Most often than not, automakers will either use a flagship or midway bread-and-butter model as the car to spearhead a brand’s direction when changing design languages. For instance, for BMW, it’s more often been the BMW 7-Series dictating what the 5- and 3- would look like as their point was to mimic the big-daddy in a lesser, more affordable package. Chrysler seeks to do the same, but rather than using the flagship 300 sedan, Chrysler is using its fully redesigned 200 entry-level sedan for 2014. And that’s because Chrysler believes the 200 will be its bread-and-butter model.
“The current Chryslers on the road today certainly don’t reflect where we’re headed,” Ralph Gilles told WardsAuto at the North American International Auto Show last week. “What I can safely say is we are deviating from where we are today, completely. It’s a very different feeling (and) look. (The new 200) shares no surface language with any previous Chrysler we’ve ever seen.”
To add to the mixture, Chrysler did unveil some new visual updates for some of its existing models such as the current Jeep Grand Cherokee and the future 200’s lesser running mate, the Dodge Avenger. But Gilles added that the current Avenger will be ending after 2013, making way for the next generation.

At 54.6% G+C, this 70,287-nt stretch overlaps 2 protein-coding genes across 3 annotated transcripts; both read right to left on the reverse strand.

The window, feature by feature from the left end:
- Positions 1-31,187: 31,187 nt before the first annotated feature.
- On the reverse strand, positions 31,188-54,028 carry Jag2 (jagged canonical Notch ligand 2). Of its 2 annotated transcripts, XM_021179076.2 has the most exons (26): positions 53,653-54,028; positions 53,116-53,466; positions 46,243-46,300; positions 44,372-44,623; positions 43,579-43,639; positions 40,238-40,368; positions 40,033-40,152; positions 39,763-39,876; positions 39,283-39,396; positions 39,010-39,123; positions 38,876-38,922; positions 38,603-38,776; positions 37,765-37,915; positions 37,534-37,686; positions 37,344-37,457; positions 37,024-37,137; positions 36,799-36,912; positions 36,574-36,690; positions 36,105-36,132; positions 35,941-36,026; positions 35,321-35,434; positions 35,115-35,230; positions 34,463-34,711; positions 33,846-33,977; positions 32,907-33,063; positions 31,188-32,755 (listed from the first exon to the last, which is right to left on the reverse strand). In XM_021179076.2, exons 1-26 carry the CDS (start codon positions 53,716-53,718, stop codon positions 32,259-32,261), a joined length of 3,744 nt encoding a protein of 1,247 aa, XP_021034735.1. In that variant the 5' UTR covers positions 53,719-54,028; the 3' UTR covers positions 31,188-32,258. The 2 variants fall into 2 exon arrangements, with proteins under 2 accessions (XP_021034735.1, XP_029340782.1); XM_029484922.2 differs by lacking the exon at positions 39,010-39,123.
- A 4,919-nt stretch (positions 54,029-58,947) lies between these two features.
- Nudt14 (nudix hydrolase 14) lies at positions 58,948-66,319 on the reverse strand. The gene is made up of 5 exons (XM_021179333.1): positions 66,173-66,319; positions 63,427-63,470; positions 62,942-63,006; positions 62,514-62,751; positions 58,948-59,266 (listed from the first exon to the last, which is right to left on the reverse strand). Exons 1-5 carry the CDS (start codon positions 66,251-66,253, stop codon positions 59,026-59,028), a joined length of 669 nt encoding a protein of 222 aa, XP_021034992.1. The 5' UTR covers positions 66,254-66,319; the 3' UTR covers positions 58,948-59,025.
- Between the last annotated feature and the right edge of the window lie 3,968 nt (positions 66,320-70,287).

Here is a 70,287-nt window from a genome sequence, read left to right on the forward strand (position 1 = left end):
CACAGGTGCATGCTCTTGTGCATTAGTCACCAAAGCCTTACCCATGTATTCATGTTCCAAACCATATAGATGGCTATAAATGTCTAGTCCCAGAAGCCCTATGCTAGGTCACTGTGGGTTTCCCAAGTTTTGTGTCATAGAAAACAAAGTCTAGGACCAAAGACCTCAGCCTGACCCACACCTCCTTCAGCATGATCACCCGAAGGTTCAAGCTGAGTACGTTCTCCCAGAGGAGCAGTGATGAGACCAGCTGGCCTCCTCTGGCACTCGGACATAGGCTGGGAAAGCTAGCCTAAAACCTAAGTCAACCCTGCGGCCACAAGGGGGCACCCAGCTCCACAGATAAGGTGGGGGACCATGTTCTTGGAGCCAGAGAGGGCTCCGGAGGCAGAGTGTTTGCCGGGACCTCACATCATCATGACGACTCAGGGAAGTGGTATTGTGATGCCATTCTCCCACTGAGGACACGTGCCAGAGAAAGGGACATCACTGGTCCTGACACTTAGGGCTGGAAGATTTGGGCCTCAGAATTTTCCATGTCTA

“Saad (Chehab, Chrysler brand president and CEO) and Sergio (Marchionne, Chrysler CEO) both were very instrumental in finding the new mission of the car – new branding. I think it’s going to be a beautiful and relevant vehicle,” Gilles added.
Gilles also described its marketing strategy in a nutshell, saying that Chrysler seeks to brand each of its models, like with the new Jeep Grand Cherokee they were showing off in Detroit. Particularly, Chrysler branded the Jeep Grand Cherokee by “subdividing” its differing trim levels. As a result, the packaging for each trimmed Grand Cherokee significantly differs from each other amongst the five provided: Summit, Overland, Laredo, Limited, and SRT.
During the same press conference, Chrysler/Fiat SpA. CEO Sergio Marchionne announced that changes for the new Challenger are “in store.”
“We’re reinvesting in the Challenger. A lot of people are saying ‘Oh, the Challenger is going to die and go away’ – no. We’re taking care of a brand that has served us very well,” Gilles further elaborated. “The Challenger is the oldest interior of the whole group, the electronics are the oldest in the group. There’s a lot of potential – I’ll leave it at that.”
- By: Chris Chin